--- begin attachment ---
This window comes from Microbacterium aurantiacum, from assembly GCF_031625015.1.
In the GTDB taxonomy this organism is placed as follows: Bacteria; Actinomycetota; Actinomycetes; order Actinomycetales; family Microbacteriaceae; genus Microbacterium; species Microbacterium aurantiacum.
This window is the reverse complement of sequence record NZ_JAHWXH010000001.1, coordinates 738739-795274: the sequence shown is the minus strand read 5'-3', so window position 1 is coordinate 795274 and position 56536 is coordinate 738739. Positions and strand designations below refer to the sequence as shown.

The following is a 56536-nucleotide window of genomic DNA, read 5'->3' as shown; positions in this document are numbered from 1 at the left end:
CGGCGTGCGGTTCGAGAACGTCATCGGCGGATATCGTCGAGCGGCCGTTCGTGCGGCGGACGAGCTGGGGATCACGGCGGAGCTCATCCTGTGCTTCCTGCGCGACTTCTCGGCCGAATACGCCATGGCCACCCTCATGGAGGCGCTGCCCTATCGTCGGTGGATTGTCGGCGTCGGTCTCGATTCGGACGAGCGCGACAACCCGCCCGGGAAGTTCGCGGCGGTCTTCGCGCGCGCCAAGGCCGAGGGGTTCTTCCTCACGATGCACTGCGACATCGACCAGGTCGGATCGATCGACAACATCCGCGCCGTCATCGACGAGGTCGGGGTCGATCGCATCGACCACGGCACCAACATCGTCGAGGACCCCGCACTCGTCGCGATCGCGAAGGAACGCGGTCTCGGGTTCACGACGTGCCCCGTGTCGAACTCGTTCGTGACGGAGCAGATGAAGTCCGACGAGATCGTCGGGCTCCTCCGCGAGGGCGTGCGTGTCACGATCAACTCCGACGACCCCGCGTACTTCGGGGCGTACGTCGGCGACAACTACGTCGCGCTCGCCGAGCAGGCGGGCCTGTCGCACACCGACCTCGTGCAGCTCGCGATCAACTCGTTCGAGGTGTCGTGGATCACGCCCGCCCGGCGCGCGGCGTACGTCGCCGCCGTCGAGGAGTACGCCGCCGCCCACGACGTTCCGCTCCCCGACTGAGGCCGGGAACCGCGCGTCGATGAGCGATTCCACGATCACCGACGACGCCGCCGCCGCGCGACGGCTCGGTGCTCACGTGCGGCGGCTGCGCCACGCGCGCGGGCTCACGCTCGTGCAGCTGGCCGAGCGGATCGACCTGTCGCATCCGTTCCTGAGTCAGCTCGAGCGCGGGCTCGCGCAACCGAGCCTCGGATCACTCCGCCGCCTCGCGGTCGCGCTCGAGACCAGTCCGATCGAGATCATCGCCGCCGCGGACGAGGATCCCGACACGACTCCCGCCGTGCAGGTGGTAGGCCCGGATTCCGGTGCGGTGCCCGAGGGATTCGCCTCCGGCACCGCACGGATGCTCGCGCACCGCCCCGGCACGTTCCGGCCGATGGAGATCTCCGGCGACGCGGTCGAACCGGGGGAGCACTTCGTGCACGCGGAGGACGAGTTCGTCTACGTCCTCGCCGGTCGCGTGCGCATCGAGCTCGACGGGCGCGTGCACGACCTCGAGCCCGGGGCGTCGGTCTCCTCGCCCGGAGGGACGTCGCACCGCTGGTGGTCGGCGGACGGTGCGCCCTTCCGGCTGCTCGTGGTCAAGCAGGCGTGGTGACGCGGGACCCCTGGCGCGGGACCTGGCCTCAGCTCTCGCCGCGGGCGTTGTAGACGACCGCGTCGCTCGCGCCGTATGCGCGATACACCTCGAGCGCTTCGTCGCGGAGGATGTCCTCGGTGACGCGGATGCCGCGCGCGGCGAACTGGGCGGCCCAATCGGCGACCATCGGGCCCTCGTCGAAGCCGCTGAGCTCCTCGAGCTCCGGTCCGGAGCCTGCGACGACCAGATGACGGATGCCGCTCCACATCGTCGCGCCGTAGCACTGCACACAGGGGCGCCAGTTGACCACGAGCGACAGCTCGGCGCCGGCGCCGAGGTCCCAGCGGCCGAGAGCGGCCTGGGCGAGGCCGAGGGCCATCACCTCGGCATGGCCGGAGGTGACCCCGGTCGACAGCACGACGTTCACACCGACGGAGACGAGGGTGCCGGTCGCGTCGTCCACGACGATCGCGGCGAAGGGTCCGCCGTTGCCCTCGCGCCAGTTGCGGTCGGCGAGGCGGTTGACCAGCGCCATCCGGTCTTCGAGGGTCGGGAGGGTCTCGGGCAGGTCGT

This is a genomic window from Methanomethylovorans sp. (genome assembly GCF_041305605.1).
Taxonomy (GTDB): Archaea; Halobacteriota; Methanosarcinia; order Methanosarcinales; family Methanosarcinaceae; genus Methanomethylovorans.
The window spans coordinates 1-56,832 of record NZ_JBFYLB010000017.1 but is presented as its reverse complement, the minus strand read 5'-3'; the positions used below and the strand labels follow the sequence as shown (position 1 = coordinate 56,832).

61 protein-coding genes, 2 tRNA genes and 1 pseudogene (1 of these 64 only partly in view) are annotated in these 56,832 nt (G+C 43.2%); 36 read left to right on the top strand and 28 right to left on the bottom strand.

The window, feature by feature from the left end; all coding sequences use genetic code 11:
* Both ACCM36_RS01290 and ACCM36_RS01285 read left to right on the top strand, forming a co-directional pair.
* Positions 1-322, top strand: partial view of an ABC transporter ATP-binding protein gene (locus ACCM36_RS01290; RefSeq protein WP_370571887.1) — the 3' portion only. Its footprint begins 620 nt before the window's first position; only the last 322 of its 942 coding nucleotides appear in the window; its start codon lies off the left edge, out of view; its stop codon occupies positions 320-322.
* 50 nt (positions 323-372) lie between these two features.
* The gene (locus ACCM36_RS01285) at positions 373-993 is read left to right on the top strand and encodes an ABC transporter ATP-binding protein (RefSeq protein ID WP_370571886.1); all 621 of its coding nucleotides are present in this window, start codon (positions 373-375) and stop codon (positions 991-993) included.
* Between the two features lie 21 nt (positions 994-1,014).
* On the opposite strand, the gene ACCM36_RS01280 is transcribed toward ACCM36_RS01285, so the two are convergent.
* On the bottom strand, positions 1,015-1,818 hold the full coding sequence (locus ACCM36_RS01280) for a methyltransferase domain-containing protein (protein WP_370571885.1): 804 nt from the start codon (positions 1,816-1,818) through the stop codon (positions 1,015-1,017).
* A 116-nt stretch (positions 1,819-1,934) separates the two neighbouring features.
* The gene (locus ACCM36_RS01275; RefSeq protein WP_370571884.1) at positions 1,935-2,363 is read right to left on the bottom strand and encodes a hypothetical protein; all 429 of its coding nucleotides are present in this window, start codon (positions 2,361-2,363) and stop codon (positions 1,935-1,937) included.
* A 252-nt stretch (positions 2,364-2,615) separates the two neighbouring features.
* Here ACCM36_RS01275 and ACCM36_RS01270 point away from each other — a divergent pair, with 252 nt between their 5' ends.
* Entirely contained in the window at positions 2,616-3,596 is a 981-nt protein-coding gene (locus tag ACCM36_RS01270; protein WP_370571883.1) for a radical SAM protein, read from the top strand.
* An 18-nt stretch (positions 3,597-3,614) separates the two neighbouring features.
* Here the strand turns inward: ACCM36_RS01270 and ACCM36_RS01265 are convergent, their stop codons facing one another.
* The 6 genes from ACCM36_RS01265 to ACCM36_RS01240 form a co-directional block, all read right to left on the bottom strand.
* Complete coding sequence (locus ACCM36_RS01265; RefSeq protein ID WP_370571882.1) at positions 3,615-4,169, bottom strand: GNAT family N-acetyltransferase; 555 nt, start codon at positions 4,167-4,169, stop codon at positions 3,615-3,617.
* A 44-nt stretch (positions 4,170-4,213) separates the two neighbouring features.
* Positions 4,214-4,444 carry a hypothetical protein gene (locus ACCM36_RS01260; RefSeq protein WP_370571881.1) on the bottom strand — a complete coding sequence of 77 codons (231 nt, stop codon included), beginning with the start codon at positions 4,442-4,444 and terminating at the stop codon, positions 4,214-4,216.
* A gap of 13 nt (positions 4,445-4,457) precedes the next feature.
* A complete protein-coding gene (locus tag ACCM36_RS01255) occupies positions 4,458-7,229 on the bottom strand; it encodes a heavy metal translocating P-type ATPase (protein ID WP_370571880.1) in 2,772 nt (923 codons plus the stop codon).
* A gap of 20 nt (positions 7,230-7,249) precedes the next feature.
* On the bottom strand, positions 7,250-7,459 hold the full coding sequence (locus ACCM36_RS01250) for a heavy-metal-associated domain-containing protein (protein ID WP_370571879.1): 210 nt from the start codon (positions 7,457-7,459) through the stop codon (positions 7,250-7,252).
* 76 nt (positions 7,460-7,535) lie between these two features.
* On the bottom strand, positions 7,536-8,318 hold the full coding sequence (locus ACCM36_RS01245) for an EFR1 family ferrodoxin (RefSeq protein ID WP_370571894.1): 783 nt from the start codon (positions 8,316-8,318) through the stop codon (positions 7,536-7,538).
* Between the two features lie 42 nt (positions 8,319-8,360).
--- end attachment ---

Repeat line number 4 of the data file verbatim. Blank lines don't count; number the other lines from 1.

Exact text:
The following is a 56536-nucleotide window of genomic DNA, read 5'->3' as shown; positions in this document are numbered from 1 at the left end: